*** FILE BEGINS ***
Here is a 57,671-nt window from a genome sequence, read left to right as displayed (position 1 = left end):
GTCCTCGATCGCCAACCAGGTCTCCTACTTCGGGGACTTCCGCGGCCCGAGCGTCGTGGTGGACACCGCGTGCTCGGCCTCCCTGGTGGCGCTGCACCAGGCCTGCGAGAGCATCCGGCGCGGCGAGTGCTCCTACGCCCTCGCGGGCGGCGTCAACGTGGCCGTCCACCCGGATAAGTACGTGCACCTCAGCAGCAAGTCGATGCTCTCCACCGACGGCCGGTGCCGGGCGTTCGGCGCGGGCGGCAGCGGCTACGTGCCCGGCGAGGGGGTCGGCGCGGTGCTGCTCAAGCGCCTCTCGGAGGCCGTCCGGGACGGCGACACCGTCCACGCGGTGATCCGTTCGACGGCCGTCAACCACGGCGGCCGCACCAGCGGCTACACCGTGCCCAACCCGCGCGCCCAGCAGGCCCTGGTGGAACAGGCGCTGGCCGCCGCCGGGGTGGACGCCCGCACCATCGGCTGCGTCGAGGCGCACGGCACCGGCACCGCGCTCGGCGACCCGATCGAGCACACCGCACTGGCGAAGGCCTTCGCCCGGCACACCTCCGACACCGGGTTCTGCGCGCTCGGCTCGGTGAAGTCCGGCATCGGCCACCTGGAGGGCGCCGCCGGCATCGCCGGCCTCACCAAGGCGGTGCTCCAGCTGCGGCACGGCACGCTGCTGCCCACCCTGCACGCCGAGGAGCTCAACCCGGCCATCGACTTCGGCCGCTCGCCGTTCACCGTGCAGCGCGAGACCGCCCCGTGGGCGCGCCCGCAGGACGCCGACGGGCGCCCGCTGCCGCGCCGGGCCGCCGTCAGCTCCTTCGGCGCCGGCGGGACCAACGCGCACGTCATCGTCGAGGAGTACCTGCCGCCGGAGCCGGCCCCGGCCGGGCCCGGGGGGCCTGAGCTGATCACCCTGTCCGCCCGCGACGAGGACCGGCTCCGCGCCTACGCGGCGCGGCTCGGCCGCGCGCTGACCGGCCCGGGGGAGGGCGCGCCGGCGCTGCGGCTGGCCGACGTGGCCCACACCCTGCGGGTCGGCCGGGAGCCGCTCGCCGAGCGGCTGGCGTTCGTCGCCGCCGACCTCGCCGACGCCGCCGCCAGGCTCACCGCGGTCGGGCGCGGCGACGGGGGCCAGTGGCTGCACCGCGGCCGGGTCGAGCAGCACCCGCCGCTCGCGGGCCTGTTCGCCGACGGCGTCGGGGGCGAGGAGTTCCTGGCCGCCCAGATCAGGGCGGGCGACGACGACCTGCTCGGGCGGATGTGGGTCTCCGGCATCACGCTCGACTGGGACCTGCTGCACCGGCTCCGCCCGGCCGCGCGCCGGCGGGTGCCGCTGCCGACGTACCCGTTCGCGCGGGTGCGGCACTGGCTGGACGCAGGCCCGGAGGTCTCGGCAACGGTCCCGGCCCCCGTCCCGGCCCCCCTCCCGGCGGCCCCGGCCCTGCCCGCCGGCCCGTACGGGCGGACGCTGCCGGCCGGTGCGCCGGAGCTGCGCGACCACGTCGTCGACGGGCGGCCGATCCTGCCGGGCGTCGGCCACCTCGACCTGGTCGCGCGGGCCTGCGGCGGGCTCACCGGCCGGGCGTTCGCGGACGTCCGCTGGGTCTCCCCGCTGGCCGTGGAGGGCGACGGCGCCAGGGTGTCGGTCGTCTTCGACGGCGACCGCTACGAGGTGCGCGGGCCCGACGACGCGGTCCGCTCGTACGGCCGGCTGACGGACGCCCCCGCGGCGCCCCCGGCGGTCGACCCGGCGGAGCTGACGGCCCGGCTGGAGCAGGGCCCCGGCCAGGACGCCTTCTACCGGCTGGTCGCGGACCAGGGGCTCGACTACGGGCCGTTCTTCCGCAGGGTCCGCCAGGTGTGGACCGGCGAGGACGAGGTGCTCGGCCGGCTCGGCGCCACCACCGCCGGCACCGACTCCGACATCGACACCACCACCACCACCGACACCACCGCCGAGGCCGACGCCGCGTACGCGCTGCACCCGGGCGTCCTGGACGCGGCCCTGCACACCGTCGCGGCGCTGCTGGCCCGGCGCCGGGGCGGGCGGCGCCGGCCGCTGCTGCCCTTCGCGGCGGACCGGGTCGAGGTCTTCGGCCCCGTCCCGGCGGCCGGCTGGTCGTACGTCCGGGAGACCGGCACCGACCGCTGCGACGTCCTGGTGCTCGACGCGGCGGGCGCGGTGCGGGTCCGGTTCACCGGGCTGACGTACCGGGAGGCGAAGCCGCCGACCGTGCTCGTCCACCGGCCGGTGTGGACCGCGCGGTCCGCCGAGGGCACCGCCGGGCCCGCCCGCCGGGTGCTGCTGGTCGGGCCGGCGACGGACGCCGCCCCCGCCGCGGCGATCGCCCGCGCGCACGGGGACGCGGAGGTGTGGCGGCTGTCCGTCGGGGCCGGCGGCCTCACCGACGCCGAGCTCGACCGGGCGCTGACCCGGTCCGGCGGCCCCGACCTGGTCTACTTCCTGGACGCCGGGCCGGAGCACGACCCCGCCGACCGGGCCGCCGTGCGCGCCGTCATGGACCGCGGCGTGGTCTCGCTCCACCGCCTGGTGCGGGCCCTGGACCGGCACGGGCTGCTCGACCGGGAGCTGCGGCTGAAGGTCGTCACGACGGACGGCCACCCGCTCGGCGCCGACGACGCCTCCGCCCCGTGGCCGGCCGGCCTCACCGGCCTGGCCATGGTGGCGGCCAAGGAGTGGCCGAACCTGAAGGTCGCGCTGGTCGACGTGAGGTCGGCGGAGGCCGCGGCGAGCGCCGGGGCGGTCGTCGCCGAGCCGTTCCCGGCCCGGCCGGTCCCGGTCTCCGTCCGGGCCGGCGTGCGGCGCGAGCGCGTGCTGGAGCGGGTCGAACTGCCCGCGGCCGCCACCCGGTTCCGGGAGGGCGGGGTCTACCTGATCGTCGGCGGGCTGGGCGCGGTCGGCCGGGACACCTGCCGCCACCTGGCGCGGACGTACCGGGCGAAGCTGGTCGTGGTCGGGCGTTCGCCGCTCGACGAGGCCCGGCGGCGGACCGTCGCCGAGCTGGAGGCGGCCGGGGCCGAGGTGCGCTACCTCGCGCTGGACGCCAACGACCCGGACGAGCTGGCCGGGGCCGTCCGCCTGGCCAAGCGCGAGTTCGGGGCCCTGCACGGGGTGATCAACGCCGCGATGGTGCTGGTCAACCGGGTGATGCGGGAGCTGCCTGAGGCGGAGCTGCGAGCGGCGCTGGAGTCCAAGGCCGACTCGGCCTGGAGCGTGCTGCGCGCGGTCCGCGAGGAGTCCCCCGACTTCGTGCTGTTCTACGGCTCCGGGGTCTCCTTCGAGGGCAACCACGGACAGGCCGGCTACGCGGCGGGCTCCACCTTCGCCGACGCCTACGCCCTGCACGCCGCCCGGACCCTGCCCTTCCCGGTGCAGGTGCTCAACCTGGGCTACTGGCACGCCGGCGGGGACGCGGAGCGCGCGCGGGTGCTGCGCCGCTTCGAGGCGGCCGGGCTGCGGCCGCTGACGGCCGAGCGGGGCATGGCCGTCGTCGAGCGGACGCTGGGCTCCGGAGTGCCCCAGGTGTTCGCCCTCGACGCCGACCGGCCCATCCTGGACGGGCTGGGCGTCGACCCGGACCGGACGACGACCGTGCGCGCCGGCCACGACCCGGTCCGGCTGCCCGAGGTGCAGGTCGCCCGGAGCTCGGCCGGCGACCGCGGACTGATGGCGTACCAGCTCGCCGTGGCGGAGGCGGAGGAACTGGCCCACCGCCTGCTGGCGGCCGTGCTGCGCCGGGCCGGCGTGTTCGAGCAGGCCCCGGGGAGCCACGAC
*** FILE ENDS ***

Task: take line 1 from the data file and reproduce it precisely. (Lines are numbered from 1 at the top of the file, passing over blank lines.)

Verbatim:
Here is a 57,671-nt window from a genome sequence, read left to right as displayed (position 1 = left end):